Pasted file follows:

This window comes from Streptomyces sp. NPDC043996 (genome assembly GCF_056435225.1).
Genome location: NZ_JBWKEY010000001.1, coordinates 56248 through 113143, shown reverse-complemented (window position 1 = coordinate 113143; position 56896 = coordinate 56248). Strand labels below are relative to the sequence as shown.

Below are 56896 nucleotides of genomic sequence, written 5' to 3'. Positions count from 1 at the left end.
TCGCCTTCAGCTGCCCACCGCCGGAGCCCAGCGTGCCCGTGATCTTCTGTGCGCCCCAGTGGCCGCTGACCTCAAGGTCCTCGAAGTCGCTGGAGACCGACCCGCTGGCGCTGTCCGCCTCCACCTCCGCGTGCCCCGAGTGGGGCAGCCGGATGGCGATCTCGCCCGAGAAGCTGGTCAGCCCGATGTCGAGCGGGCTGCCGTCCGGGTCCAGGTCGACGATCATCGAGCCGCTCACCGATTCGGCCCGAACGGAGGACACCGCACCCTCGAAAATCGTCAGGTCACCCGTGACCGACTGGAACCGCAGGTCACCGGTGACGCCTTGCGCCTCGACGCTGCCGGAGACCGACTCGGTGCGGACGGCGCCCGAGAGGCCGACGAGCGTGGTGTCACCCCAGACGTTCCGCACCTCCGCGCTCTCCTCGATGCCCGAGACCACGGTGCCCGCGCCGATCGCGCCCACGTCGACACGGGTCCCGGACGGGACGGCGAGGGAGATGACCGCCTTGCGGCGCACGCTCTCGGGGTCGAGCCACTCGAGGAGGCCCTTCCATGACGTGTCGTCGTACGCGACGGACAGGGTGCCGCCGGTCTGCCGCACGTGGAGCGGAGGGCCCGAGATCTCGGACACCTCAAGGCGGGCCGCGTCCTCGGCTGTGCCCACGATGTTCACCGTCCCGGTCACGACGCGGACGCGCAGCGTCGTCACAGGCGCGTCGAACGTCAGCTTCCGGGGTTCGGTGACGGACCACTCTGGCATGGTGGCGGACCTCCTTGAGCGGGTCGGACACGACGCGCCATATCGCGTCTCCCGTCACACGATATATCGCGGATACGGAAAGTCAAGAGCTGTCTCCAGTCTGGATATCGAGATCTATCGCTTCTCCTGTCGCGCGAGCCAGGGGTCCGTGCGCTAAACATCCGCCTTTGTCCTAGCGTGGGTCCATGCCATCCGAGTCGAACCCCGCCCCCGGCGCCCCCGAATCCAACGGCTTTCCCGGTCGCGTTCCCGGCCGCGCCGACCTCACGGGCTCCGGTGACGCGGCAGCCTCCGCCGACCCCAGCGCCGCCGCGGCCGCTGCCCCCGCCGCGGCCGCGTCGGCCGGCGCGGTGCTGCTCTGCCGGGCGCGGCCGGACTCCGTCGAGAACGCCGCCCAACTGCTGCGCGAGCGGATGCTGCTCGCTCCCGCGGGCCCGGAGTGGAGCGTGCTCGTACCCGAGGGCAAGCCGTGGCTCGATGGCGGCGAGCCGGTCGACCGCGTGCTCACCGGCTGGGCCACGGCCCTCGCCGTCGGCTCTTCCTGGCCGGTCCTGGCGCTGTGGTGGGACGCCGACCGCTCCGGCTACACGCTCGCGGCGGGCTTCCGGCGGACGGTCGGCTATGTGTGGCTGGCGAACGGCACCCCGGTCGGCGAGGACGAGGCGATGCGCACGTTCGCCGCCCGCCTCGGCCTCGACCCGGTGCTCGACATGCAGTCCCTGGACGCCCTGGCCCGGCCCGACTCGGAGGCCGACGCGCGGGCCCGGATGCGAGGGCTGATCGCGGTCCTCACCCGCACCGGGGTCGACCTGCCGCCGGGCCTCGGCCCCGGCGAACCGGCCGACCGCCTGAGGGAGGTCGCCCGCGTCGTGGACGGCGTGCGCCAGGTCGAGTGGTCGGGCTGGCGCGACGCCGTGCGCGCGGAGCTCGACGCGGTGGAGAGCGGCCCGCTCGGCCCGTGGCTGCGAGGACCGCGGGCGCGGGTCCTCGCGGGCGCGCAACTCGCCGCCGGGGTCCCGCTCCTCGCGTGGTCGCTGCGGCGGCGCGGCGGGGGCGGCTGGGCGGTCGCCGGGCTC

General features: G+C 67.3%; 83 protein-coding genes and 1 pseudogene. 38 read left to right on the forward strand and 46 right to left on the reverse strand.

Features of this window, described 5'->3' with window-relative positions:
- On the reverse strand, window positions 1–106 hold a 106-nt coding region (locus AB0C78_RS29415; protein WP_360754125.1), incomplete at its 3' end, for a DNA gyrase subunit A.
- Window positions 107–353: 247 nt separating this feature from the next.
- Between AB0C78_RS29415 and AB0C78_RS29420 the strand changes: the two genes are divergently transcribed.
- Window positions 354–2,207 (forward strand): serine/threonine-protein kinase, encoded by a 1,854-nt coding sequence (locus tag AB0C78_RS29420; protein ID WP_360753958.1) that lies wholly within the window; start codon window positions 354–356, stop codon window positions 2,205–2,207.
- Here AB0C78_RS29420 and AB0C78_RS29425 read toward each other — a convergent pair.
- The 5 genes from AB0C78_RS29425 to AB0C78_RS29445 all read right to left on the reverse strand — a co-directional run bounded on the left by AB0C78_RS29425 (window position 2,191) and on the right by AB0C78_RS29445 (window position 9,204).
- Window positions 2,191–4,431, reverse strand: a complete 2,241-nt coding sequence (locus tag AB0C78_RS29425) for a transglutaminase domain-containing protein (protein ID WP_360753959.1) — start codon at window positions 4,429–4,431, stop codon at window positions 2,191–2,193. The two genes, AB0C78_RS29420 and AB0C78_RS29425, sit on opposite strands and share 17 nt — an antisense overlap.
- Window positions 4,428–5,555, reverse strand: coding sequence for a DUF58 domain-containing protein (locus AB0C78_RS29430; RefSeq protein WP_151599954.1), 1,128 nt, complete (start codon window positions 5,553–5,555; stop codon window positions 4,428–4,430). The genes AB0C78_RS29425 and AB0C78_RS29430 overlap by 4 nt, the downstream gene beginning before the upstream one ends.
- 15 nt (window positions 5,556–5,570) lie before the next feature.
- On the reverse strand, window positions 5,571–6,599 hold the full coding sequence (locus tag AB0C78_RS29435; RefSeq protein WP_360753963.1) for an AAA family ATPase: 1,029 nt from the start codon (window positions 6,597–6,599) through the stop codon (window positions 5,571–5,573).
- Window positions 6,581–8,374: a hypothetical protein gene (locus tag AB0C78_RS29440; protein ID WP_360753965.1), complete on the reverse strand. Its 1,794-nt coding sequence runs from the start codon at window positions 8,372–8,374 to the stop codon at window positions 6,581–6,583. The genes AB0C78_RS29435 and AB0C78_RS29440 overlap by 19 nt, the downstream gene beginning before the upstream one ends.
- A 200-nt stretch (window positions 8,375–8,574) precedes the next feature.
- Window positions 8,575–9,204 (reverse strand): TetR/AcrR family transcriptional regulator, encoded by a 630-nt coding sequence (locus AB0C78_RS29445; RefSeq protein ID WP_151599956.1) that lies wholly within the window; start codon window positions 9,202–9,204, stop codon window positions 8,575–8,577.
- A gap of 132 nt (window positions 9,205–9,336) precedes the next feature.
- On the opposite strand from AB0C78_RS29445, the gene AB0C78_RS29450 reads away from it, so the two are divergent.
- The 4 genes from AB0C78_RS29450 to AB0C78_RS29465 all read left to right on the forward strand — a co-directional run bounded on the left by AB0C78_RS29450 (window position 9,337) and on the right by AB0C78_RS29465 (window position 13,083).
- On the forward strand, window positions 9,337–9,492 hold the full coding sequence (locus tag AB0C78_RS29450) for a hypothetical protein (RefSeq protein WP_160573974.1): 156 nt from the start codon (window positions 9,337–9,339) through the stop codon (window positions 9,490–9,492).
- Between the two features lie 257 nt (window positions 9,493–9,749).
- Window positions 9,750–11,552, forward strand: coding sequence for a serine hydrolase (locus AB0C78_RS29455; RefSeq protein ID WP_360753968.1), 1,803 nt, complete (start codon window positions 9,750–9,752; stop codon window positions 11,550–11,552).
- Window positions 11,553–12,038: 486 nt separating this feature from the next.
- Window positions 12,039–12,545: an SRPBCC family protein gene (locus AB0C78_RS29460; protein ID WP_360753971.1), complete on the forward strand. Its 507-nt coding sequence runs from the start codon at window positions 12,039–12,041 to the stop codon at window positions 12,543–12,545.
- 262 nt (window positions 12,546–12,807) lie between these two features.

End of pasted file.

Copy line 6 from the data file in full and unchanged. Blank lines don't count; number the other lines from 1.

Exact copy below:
Features of this window, described 5'->3' with window-relative positions: